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Best Albert King albums



Albert King, with his formidable presence and left-handed string-bending guitar style, stands tall amongst blues legends. Renowned for his influential album "Born Under a Bad Sign," King's music blends raw emotional depth with technical prowess, earning him a revered spot in blues history. This article delves into the heart of Albert King's discography, exploring the albums that define his legacy and impact on the blues genre. From the gritty grooves of "I'll Play the Blues for You" to the funky rhythms of "I Wanna Get Funky," we uncover the essence of King's sound, providing insights into the works that showcase his unparalleled mastery of the blues guitar.


Best Albert King Albums

1. "Born Under a Bad Sign" (1967)

"Born Under a Bad Sign" stands as a monumental album in Albert King's career and the blues genre, merging soulful melodies with King's powerful guitar licks. This record, featuring classics like the title track and "Crosscut Saw," solidified King's status as a blues luminary and influenced countless guitarists with its raw emotion and distinctive sound.


2. "I'll Play the Blues for You" (1972)

In "I'll Play the Blues for You," King's expressive guitar work and deep, velvety vocals create a soul-stirring blend of blues and soul. The album's title track, along with songs like "Breaking Up Somebody's Home," showcases King's ability to convey heartfelt stories through his music, resonating with listeners worldwide.


3. "I Wanna Get Funky" (1974)

"I Wanna Get Funky" explores funkier territories, highlighting King's versatility and innovative approach to blues. Tracks like "That's What the Blues Is All About" exemplify King's skill in integrating funky rhythms with traditional blues, offering a fresh and engaging sound.


4. "Jammed Together" (1969)

Released in 1969, this album is a remarkable session that brought together three blues legends: Albert King, Steve Cropper, and Pops Staples. It's a fusion of their distinct styles, combining King's fiery guitar licks, Cropper's soulful playing, and Staples' gospel-infused blues guitar.


5. Albert King with Stevie Ray Vaughan - In Session (1983)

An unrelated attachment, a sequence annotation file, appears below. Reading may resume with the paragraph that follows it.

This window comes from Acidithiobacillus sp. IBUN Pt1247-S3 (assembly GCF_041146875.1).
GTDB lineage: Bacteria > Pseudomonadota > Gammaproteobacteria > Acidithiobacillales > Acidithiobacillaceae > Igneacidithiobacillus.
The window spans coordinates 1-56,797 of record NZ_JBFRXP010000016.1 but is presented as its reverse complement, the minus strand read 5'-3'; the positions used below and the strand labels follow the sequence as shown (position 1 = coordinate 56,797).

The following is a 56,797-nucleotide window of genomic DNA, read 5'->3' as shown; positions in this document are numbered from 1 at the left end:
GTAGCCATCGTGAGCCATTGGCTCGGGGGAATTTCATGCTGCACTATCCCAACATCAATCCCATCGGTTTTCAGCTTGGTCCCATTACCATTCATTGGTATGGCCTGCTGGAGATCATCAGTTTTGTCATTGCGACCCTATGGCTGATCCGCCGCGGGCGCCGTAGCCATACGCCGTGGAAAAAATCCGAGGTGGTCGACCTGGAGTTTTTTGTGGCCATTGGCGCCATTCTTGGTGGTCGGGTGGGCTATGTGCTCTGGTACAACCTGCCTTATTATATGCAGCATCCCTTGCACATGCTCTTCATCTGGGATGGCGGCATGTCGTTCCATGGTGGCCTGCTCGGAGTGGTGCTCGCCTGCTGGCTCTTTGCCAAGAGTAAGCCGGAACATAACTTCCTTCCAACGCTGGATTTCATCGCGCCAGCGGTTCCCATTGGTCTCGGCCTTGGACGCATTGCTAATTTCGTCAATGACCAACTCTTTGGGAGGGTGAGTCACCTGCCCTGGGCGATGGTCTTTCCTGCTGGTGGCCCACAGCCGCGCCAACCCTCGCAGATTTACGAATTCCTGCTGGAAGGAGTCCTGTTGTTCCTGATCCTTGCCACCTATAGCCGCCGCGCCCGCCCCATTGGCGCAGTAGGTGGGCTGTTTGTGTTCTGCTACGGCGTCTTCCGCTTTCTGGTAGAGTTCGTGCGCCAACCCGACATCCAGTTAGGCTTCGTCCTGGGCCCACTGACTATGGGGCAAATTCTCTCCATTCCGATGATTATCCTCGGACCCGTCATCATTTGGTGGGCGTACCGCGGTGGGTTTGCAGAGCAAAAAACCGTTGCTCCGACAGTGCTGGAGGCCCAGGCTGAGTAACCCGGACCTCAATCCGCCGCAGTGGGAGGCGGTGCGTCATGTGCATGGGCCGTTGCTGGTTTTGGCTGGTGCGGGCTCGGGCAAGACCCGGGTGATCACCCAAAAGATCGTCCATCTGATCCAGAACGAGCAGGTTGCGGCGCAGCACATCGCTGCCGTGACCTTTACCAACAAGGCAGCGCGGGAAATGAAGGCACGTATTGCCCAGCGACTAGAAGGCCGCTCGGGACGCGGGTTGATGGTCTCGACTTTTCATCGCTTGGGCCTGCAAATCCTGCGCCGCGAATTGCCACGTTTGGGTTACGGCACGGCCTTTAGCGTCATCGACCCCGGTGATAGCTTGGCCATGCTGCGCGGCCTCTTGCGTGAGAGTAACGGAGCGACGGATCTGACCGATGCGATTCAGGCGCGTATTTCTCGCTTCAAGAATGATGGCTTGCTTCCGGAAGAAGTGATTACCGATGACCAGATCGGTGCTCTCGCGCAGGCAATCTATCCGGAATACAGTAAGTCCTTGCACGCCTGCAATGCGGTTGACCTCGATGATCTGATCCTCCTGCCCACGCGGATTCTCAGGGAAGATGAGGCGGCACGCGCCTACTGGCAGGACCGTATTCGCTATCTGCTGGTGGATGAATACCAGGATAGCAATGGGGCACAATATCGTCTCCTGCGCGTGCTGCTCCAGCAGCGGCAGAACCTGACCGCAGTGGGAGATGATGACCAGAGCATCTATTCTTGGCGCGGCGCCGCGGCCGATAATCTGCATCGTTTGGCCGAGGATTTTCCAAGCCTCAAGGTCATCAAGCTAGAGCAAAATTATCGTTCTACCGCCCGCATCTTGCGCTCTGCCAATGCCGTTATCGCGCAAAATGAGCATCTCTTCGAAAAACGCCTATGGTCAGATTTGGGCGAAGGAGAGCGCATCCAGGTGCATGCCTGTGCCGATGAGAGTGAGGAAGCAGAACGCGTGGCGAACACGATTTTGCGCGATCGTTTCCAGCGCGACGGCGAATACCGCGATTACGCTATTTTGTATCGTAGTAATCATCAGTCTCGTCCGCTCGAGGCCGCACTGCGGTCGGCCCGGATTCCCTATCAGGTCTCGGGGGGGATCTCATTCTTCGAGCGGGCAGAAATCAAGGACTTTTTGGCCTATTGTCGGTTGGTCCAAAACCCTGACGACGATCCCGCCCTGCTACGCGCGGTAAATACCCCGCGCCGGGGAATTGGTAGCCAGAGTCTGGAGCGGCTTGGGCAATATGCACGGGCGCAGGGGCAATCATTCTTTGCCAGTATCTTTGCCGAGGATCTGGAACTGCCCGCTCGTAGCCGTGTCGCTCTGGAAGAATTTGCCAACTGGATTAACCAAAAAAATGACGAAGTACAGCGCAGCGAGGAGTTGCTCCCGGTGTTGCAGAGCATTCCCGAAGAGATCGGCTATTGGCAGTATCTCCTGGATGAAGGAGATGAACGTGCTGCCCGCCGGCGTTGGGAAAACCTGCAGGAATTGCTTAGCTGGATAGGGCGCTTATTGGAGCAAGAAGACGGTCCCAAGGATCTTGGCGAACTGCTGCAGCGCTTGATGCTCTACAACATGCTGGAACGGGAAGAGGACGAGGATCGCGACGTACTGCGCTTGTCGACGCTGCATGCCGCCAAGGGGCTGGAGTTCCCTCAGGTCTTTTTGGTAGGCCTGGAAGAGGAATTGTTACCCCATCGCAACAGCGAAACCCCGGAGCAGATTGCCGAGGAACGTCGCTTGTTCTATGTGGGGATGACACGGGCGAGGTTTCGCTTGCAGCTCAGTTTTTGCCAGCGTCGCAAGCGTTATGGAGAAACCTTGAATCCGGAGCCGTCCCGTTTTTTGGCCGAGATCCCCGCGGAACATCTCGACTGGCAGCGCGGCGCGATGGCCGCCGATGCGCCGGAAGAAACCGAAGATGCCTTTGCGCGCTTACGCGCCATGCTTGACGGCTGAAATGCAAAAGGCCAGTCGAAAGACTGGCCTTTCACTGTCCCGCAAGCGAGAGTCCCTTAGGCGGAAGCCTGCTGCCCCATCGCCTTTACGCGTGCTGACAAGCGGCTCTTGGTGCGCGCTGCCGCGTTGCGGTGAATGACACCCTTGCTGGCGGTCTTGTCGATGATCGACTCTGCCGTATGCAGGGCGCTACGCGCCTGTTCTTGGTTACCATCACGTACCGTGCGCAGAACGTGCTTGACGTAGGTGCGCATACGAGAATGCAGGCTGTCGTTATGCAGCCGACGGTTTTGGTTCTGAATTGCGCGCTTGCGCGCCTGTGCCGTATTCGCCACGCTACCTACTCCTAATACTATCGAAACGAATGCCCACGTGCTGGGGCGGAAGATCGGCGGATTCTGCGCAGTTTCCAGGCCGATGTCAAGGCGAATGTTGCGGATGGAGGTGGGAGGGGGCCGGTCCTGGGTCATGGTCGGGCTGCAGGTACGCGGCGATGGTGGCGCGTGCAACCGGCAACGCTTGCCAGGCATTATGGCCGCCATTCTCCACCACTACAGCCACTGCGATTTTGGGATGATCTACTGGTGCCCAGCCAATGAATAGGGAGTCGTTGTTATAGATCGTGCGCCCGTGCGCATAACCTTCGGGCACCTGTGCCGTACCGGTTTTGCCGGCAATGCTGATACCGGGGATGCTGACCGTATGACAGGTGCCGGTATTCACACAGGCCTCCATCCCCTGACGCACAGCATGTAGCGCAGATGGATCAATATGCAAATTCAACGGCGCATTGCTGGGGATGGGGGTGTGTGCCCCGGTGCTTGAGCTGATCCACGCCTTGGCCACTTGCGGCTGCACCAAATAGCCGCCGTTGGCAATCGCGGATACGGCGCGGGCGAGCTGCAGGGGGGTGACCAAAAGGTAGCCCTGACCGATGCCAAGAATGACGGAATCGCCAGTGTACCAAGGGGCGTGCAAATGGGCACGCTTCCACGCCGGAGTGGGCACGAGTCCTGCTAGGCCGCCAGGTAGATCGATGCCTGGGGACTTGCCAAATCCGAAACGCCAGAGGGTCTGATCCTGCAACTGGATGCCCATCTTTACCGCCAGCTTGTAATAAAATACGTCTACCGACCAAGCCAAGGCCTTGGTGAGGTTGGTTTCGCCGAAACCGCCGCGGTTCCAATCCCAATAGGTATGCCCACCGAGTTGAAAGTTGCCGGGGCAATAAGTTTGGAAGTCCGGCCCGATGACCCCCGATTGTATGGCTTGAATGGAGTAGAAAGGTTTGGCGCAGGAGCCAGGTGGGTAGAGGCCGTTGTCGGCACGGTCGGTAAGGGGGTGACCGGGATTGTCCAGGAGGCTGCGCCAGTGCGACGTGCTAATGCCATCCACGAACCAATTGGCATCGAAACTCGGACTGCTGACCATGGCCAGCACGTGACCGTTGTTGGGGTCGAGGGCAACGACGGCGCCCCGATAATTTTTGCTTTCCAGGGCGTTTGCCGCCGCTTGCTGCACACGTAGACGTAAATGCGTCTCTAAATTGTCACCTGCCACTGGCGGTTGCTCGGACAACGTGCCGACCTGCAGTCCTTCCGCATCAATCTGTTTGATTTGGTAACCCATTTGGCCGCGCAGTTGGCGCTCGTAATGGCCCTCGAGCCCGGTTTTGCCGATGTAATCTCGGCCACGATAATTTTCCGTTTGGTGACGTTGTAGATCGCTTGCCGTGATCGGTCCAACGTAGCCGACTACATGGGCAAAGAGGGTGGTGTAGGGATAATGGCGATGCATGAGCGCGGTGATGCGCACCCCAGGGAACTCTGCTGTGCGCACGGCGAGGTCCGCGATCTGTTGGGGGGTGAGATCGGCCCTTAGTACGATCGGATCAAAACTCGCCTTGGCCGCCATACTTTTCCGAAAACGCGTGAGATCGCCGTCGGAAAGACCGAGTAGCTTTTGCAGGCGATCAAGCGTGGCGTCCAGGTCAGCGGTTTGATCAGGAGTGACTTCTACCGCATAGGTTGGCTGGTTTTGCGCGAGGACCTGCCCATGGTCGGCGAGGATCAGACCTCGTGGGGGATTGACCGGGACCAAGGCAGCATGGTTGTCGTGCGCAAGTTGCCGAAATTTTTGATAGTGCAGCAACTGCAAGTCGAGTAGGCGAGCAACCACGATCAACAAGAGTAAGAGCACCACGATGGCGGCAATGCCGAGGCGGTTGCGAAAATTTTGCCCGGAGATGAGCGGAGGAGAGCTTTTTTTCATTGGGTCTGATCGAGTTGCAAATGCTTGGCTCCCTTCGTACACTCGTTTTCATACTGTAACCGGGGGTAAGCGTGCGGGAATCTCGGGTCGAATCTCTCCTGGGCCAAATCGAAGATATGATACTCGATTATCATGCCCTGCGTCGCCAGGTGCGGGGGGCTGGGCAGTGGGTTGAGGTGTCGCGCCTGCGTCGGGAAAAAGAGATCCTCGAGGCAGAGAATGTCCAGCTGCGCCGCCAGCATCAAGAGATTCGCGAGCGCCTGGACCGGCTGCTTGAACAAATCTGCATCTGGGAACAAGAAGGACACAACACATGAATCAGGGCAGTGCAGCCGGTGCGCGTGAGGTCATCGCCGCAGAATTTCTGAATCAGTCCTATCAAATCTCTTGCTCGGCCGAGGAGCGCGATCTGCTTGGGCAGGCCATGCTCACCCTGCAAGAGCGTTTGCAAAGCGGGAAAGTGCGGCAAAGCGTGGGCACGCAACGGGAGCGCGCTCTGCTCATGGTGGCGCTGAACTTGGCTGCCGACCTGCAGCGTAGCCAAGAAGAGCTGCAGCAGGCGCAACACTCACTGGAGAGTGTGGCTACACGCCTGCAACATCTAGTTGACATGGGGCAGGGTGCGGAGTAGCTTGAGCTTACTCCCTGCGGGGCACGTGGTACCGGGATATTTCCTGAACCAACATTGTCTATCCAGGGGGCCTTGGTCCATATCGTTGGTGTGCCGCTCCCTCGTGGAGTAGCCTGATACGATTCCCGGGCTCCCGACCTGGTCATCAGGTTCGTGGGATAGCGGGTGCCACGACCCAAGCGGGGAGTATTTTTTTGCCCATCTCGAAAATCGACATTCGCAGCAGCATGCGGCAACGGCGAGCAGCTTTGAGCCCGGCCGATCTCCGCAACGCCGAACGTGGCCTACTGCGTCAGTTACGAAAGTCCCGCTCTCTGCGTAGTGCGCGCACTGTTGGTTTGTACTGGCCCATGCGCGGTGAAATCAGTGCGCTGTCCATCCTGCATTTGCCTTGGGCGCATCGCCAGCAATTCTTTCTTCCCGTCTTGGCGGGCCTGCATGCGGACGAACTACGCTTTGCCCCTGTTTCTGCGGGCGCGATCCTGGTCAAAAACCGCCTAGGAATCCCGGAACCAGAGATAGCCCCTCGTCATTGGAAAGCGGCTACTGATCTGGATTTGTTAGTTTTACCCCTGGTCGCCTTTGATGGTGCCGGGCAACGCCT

Technically not a solo album, but this live television recording session with Stevie Ray Vaughan is a legendary meeting of two blues guitar titans.


6. Live Wire/Blues Power (1968)

Recorded live at the Fillmore Auditorium in San Francisco, this album captures the raw energy of his live performances and showcases his incredible guitar skills.


7. Lovejoy (1971)

An album that finds Albert King experimenting with different styles and sounds, incorporating elements of rock and soul into his blues.


8. Crosscut Saw: Albert King in San Francisco (1983)

Recorded live, this album captures King's live performance energy and includes a mix of his classic tunes and covers.


9. The Blues Don't Change (1977)

This album saw King returning to some of the blues classics, reaffirming his commitment to the blues amidst the changing musical landscape of the late 1970s.


10. Years Gone By (1969)

This album includes a mix of original tunes and covers, demonstrating his versatility and deep feelings for the blues.



 

So there you have it! And if you like those albums, you may like ours too!



 



Album Buyer's Guide: Navigating Albert King's Discography

Essential Listening for Blues Enthusiasts

Albums like "Born Under a Bad Sign" and "I'll Play the Blues for You" are considered essential in Albert King's catalogue, capturing the essence of his guitar mastery and vocal depth. These records are must-haves for anyone looking to explore the core of King's musical legacy.


Superior Picks for the Avid Collector

For those delving deeper, albums such as "Lovejoy" and "Jammed Together" (a collaboration with Steve Cropper and Pops Staples) showcase King's range and his ability to collaborate effectively, offering superior blues experiences.


Fan Perspectives

The Pulse of King's Audience

Albert King's music has resonated with fans globally, creating a dedicated following that cherishes his emotive guitar solos and soulful vocal delivery. Online forums and blues communities actively discuss and rank his albums, often highlighting "Born Under a Bad Sign" and "I'll Play the Blues for You" as seminal works that capture the essence of his artistry.


Rankings and Fan Favorites

While fan rankings vary, there is a consensus on the exceptional quality of King's early works, with "Born Under a Bad Sign" frequently topping lists. Albums like "Live Wire/Blues Power" and "I Wanna Get Funky" also receive acclaim for their live energy and innovative sound, illustrating the depth and breadth of King's discography. For me, what I love most about these albums are the horn parts!

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